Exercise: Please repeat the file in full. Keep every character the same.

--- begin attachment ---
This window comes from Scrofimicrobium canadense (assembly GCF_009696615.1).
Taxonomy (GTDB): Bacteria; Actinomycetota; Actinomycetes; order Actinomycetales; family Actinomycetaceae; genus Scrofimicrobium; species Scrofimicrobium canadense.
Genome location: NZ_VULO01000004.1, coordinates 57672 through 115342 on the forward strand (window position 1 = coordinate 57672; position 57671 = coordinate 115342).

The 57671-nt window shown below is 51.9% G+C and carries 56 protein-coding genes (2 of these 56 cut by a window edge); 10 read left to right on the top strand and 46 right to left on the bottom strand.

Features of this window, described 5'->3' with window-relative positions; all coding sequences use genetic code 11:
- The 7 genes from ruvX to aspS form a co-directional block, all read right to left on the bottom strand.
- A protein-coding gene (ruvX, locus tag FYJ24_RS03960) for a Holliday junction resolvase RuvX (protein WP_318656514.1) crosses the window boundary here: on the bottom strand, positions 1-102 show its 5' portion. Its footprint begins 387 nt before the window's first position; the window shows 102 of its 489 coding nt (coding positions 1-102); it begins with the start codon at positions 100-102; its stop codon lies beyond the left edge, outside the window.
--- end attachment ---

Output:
This window comes from Scrofimicrobium canadense (assembly GCF_009696615.1).
Taxonomy (GTDB): Bacteria; Actinomycetota; Actinomycetes; order Actinomycetales; family Actinomycetaceae; genus Scrofimicrobium; species Scrofimicrobium canadense.
Genome location: NZ_VULO01000004.1, coordinates 57672 through 115342 on the forward strand (window position 1 = coordinate 57672; position 57671 = coordinate 115342).

The 57671-nt window shown below is 51.9% G+C and carries 56 protein-coding genes (2 of these 56 cut by a window edge); 10 read left to right on the top strand and 46 right to left on the bottom strand.

Features of this window, described 5'->3' with window-relative positions; all coding sequences use genetic code 11:
- The 7 genes from ruvX to aspS form a co-directional block, all read right to left on the bottom strand.
- A protein-coding gene (ruvX, locus tag FYJ24_RS03960) for a Holliday junction resolvase RuvX (protein WP_318656514.1) crosses the window boundary here: on the bottom strand, positions 1-102 show its 5' portion. Its footprint begins 387 nt before the window's first position; the window shows 102 of its 489 coding nt (coding positions 1-102); it begins with the start codon at positions 100-102; its stop codon lies beyond the left edge, outside the window.